I didn’t think twice. I put the $10k on my credit card + decided to invest in myself when nobody else would. And it paid off. Working with my coach literally changed the trajectory of my life. Within a few weeks – my inner world started to change. I was feeling more abundant, coming back to my own inner power, standing firm in who I was… And then hopping on a plane across the country to a Brendon Burchard event. If saying yes to my coach was the first domino – the Brendon Burchard event was the moment all the other pieces started to fall into place. I had no idea what to expect. I arrived at the event wide-eyed, wondering if I could maybe start a business “one day.” I left with a new friend and the beginnings of our business idea… Then the momentum started to build. Within 5 months of the event, we launched our business. Within minutes of launching, we had doubled our launch goal. Within our first year of business, we had hit $1.4 million in sales. I was a millionaire by the age of 30.
And I’m not okay with that. You’ve put your time, energy, money and resources into your business… You KNOW you could make an impact in your own world and disrupt your entire industry if you were given the opportunity… But you don’t know how. And what really keeps you up at night is wondering if all the success you’ve experienced so far is just some weird accident. You’re worried it could all slip away tomorrow if you stop hustling so hard, lose a client, or get swept away in the economic downturn. Which – I get. It makes sense because I’ve been in your shoes EXACTLY. But it doesn’t HAVE to be this way. Because there’s actually a simple way to risk-proof your business – inviting predictability, stability and ultimately – the ability to scale. To be a part of that 2% of female entrepreneurs who scale past 7 figures. And to be a part of a movement that grows that number past just 2% because – that’s too low. Thousands of business experts have been gatekeeping the secrets to real growth for far too long. But not me. Not anymore
You can bet on yourself and see what you can really do.
You can stay where you are and stay stagnant…
I’m known as one of the leading female entrepreneurs in the industry, paving the way for other female entrepreneurs to achieve wealth. I’m the co-founder of bossbabe with my business partner, Natalie Ellis. A few years ago, I was making $70k a year as a chiropractor in my small town in the UK. I was burned out, exhausted and wondering if this was all that my life was going to amount to. Even worse…my family life was suffering and I was stuck in a relationship that drained me. Every day after work, I’d come home and Google, "how to start a business." I knew I wanted more and let these 5-9 Google searches give me hope that somewhere in my future – things could change…for the better. One night, I got an advert for a local business coach who was accepting new clients for a limited time. The investment? $10k. Which was nearly 15% of what I was making at the time so… …yeah. It felt like (and was!) lot of money for 28-year-old, Danielle the Chiropractor. But something tugged at my heart, and – despite what I knew my friends and family would think of me spending that much money on a coach… I couldn’t shake the feeling on a gut level that this is what I was meant to do. As if the Universe was presenting me with a choice:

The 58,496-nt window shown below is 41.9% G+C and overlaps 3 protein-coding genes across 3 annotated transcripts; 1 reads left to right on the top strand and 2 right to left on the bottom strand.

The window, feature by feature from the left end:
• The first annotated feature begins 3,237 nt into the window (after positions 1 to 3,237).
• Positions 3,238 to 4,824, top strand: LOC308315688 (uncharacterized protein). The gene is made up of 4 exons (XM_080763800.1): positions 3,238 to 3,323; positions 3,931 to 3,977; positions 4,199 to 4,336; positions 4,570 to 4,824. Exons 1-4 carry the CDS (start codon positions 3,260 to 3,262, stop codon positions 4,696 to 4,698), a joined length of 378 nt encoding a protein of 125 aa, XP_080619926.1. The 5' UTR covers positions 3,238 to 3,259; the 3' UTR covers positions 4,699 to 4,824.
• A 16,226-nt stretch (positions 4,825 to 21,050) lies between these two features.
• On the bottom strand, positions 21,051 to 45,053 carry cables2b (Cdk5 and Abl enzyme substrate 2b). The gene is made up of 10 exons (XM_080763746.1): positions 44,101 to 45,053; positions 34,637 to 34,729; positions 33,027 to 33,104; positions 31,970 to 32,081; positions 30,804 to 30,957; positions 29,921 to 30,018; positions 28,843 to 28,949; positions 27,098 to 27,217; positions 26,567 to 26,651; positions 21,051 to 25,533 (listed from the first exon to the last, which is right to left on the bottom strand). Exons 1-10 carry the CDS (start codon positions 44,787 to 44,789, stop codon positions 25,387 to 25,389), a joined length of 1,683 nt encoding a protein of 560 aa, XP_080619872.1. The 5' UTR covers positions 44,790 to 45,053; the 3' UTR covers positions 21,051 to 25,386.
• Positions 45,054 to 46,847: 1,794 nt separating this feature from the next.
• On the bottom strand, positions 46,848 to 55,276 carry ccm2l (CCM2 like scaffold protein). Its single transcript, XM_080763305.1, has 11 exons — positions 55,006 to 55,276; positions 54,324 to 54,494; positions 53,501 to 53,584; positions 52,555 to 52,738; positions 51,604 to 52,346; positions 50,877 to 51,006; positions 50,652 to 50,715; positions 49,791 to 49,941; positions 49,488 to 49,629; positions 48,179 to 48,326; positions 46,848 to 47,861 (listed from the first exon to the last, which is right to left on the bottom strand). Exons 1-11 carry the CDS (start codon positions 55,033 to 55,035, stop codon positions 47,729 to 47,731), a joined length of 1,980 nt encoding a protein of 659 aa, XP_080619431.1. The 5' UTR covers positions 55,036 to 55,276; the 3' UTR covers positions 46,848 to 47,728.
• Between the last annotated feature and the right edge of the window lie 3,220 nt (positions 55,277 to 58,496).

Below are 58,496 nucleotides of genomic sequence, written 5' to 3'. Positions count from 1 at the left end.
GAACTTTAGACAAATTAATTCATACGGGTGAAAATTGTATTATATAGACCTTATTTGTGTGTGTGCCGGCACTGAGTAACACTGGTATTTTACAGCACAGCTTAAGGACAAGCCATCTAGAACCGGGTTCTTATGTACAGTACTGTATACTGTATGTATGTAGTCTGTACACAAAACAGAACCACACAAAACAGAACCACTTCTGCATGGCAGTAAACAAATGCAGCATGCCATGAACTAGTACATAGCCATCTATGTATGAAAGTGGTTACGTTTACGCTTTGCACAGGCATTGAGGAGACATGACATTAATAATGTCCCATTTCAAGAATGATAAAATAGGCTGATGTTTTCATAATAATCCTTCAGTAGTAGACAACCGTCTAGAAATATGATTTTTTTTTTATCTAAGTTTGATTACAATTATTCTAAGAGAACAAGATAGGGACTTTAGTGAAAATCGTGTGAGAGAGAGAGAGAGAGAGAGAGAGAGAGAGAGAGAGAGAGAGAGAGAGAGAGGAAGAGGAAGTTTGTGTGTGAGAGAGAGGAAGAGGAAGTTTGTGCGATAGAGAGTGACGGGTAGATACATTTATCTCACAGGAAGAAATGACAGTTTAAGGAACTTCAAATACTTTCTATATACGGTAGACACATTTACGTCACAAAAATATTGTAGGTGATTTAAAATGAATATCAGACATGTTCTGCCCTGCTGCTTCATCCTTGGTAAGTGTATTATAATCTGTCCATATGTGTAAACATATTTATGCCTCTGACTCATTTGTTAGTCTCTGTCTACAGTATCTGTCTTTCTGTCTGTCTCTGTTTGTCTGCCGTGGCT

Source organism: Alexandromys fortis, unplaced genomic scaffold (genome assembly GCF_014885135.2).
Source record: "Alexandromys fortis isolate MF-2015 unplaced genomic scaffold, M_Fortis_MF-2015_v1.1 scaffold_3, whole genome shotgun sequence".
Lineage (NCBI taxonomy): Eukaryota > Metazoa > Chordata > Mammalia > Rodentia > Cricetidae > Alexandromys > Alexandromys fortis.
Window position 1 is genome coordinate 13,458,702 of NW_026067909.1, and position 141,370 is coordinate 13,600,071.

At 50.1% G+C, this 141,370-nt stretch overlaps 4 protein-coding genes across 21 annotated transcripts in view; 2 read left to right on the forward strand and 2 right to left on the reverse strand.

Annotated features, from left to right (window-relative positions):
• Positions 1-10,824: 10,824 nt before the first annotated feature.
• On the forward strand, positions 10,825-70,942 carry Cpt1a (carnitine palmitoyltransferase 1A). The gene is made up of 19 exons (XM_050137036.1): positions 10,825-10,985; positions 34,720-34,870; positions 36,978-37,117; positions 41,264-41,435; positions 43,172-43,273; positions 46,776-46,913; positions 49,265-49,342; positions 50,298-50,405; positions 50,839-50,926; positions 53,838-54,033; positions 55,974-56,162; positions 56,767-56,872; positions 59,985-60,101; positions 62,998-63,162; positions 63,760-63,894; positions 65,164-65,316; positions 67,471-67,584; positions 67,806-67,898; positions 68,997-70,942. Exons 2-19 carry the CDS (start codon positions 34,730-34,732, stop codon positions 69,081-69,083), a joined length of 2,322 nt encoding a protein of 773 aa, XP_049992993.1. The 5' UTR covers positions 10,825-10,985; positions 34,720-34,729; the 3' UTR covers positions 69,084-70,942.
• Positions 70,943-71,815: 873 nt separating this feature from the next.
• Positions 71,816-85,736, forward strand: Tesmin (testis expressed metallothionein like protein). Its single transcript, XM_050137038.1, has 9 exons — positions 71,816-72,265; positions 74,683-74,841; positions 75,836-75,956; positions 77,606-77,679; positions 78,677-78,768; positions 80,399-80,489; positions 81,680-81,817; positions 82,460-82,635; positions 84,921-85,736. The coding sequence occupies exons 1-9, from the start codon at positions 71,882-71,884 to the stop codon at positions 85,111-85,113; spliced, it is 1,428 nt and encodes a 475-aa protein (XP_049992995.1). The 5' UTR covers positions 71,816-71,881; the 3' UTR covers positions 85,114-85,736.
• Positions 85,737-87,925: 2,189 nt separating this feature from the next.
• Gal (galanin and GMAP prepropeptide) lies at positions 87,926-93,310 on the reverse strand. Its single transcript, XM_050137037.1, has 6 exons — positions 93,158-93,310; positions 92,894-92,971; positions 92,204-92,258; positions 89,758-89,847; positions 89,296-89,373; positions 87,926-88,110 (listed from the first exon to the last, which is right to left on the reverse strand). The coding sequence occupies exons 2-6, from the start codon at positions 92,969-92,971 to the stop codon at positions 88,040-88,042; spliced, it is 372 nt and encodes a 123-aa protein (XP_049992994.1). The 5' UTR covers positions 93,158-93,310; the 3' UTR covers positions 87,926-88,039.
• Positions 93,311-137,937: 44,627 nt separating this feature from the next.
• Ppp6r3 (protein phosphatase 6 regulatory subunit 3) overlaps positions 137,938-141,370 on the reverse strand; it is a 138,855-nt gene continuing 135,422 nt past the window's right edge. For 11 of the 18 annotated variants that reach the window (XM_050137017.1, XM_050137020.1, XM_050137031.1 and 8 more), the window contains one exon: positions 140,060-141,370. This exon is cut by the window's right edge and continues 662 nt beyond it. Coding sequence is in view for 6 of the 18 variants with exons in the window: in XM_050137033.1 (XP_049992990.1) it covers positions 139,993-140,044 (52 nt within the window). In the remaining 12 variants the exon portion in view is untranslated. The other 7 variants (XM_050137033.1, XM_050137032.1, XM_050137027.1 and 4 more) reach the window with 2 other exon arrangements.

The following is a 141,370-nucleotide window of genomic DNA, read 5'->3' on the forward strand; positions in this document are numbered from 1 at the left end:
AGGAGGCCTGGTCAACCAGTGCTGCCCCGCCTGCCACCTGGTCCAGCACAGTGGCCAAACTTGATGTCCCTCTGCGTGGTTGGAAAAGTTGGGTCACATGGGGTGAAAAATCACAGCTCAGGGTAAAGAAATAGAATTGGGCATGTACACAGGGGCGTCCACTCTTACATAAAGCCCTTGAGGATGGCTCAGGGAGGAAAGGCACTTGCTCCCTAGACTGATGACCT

It Just Takes One Decision To Change Your Business (And Your Life).
My story is proof this is true. And so are the thousands of female entrepreneurs I have supported over the years. Entrepreneurs who started from zero, grew to six figures, then scaled far past that. I’m talking about people like… Brenda Chen. Brenda's business was successful by all accounts. She had her income in the low-six-figures, a goal many women dream of. But at the same time...she knew she was made for more. Cut to: she's now invested in, founded and even acquired multiple businesses and reached the high six-figure mark in <12 months time.
"Having Danielle as a mentor was the ultimate up-level! I went from a coach with a dream to a business leader confidently running a company that has now served hundreds of clients. The best part is that the skills I learned to scale my business are timeless. I’ve been able to continue to implement them and refine as I continue grow my income and my impact."